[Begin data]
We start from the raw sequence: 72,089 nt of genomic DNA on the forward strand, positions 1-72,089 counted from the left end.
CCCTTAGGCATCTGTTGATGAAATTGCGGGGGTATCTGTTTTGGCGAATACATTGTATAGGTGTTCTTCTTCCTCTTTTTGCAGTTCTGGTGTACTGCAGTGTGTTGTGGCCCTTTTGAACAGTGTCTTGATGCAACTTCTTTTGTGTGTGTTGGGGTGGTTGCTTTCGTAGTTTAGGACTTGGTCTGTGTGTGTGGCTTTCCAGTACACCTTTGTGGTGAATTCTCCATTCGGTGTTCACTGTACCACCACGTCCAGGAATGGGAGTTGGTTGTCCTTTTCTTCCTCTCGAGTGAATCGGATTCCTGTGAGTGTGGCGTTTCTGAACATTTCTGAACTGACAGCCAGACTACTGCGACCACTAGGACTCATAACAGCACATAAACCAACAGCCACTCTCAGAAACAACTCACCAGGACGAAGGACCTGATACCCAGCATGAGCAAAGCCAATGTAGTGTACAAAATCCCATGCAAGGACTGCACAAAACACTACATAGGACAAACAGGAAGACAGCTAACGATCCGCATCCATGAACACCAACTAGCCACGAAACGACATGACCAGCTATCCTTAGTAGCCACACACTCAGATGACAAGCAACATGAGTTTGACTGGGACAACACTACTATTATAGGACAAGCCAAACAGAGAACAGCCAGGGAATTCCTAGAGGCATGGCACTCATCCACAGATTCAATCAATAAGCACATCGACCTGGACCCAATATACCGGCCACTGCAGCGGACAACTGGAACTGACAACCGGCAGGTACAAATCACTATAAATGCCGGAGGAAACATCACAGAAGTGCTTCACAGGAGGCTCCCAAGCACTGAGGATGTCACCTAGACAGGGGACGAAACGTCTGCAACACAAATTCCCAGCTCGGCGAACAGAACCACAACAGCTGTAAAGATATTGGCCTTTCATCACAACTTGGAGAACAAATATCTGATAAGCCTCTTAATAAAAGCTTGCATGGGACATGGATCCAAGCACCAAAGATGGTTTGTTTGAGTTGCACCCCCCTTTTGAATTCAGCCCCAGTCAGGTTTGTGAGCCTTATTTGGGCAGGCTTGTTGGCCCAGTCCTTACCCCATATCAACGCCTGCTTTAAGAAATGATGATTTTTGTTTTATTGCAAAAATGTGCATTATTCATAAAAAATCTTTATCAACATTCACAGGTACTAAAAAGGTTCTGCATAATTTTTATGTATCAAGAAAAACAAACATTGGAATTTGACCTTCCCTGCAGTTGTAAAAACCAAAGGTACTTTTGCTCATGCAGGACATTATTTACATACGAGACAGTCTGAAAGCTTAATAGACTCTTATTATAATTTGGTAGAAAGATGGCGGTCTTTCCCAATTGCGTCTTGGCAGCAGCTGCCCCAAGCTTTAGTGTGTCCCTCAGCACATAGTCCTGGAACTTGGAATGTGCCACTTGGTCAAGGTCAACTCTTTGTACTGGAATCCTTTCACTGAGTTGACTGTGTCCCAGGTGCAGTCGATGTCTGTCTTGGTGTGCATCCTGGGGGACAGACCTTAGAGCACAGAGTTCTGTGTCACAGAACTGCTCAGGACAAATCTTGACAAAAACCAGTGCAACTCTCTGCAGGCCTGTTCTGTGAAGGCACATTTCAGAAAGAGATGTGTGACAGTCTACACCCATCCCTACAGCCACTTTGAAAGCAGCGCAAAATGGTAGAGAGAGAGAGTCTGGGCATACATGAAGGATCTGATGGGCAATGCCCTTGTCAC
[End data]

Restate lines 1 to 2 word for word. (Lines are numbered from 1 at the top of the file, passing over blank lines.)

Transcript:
We start from the raw sequence: 72,089 nt of genomic DNA on the forward strand, positions 1-72,089 counted from the left end.
CCCTTAGGCATCTGTTGATGAAATTGCGGGGGTATCTGTTTTGGCGAATACATTGTATAGGTGTTCTTCTTCCTCTTTTTGCAGTTCTGGTGTACTGCAGTGTGTTGTGGCCCTTTTGAACAGTGTCTTGATGCAACTTCTTTTGTGTGTGTTGGGGTGGTTGCTTTCGTAGTTTAGGACTTGGTCTGTGTGTGTGGCTTTCCAGTACACCTTTGTGGTGAATTCTCCATTCGGTGTTCACTGTACCACCACGTCCAGGAATGGGAGTTGGTTGTCCTTTTCTTCCTCTCGAGTGAATCGGATTCCTGTGAGTGTGGCGTTTCTGAACATTTCTGAACTGACAGCCAGACTACTGCGACCACTAGGACTCATAACAGCACATAAACCAACAGCCACTCTCAGAAACAACTCACCAGGACGAAGGACCTGATACCCAGCATGAGCAAAGCCAATGTAGTGTACAAAATCCCATGCAAGGACTGCACAAAACACTACATAGGACAAACAGGAAGACAGCTAACGATCCGCATCCATGAACACCAACTAGCCACGAAACGACATGACCAGCTATCCTTAGTAGCCACACACTCAGATGACAAGCAACATGAGTTTGACTGGGACAACACTACTATTATAGGACAAGCCAAACAGAGAACAGCCAGGGAATTCCTAGAGGCATGGCACTCATCCACAGATTCAATCAATAAGCACATCGACCTGGACCCAATATACCGGCCACTGCAGCGGACAACTGGAACTGACAACCGGCAGGTACAAATCACTATAAATGCCGGAGGAAACATCACAGAAGTGCTTCACAGGAGGCTCCCAAGCACTGAGGATGTCACCTAGACAGGGGACGAAACGTCTGCAACACAAATTCCCAGCTCGGCGAACAGAACCACAACAGCTGTAAAGATATTGGCCTTTCATCACAACTTGGAGAACAAATATCTGATAAGCCTCTTAATAAAAGCTTGCATGGGACATGGATCCAAGCACCAAAGATGGTTTGTTTGAGTTGCACCCCCCTTTTGAATTCAGCCCCAGTCAGGTTTGTGAGCCTTATTTGGGCAGGCTTGTTGGCCCAGTCCTTACCCCATATCAACGCCTGCTTTAAGAAATGATGATTTTTGTTTTATTGCAAAAATGTGCATTATTCATAAAAAATCTTTATCAACATTCACAGGTACTAAAAAGGTTCTGCATAATTTTTATGTATCAAGAAAAACAAACATTGGAATTTGACCTTCCCTGCAGTTGTAAAAACCAAAGGTACTTTTGCTCATGCAGGACATTATTTACATACGAGACAGTCTGAAAGCTTAATAGACTCTTATTATAATTTGGTAGAAAGATGGCGGTCTTTCCCAATTGCGTCTTGGCAGCAGCTGCCCCAAGCTTTAGTGTGTCCCTCAGCACATAGTCCTGGAACTTGGAATGTGCCACTTGGTCAAGGTCAACTCTTTGTACTGGAATCCTTTCACTGAGTTGACTGTGTCCCAGGTGCAGTCGATGTCTGTCTTGGTGTGCATCCTGGGGGACAGACCTTAGAGCACAGAGTTCTGTGTCACAGAACTGCTCAGGACAAATCTTGACAAAAACCAGTGCAACTCTCTGCAGGCCTGTTCTGTGAAGGCACATTTCAGAAAGAGATGTGTGACAGTCTACACCCATCCCTACAGCCACTTTGAAAGCAGCGCAAAATGGTAGAGAGAGAGAGTCTGGGCATACATGAAGGATCTGATGGGCAATGCCCTTGTCAC